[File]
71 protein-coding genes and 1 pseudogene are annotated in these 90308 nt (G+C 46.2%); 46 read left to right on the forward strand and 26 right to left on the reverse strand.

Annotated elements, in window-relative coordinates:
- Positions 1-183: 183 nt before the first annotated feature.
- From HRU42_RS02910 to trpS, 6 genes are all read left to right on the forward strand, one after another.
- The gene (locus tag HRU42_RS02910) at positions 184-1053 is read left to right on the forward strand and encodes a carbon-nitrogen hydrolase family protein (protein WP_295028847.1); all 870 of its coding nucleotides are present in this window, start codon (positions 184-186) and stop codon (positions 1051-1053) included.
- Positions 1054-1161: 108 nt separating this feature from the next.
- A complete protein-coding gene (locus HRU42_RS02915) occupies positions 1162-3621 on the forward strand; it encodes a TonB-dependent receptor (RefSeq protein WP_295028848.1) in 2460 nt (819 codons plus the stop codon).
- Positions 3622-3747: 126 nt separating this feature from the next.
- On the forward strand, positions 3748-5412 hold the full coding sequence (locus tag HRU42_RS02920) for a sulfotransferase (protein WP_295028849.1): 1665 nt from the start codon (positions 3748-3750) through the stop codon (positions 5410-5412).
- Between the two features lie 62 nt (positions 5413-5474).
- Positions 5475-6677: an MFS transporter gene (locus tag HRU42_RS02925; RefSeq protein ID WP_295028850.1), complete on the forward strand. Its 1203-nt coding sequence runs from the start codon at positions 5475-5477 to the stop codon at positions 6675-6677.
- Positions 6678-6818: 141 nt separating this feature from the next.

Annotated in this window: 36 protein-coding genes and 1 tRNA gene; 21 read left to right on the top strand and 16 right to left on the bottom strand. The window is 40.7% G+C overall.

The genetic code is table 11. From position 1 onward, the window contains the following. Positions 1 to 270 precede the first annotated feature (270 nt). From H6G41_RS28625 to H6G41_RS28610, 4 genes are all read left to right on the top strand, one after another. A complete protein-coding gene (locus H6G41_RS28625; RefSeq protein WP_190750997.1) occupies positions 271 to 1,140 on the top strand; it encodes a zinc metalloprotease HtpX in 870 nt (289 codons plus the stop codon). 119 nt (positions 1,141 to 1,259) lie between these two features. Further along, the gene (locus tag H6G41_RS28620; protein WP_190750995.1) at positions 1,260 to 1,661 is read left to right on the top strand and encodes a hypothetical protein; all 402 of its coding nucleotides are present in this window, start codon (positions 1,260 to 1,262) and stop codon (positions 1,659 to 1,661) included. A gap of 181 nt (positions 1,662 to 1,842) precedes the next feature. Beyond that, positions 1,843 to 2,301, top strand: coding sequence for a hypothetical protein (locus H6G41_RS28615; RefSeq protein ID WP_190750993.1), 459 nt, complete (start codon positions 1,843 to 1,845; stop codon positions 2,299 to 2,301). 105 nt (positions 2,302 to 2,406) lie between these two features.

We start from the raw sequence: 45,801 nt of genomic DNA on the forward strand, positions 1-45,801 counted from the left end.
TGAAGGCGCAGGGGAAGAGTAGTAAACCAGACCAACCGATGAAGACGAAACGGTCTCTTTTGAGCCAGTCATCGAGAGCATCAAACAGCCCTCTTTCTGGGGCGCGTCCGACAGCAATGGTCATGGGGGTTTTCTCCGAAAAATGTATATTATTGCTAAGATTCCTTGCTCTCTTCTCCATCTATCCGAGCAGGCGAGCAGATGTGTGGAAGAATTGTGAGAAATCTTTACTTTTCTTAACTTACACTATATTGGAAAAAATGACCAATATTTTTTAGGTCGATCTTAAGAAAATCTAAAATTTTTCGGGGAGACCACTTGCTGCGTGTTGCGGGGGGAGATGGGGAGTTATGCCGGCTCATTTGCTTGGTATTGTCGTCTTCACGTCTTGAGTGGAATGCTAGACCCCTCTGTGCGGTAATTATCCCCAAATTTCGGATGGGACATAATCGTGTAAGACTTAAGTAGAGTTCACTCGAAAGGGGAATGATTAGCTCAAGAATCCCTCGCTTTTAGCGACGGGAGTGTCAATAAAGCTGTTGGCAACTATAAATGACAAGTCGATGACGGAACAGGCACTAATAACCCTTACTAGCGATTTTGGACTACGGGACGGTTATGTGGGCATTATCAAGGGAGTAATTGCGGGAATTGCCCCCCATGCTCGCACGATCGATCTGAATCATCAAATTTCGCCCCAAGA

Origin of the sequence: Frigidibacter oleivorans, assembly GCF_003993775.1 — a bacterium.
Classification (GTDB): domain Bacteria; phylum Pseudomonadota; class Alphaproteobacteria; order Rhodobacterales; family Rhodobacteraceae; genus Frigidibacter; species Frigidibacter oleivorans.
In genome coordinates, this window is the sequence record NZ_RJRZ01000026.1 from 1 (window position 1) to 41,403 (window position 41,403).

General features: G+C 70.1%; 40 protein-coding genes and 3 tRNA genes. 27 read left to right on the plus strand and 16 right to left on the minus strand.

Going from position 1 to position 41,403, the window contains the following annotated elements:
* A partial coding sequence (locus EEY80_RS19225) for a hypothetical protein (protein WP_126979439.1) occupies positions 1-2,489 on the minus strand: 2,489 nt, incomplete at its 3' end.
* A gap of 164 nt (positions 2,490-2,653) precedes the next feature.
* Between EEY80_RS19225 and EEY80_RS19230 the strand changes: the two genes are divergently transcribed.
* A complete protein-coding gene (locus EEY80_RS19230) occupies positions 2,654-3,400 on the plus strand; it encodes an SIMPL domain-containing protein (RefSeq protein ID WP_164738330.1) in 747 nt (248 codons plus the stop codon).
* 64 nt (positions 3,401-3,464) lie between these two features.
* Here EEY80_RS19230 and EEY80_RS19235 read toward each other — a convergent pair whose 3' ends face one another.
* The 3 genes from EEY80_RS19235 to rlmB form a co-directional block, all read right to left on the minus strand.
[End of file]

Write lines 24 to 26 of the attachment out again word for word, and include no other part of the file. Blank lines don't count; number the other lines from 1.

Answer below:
* Between EEY80_RS19225 and EEY80_RS19230 the strand changes: the two genes are divergently transcribed.
* A complete protein-coding gene (locus EEY80_RS19230) occupies positions 2,654-3,400 on the plus strand; it encodes an SIMPL domain-containing protein (RefSeq protein ID WP_164738330.1) in 747 nt (248 codons plus the stop codon).
* 64 nt (positions 3,401-3,464) lie between these two features.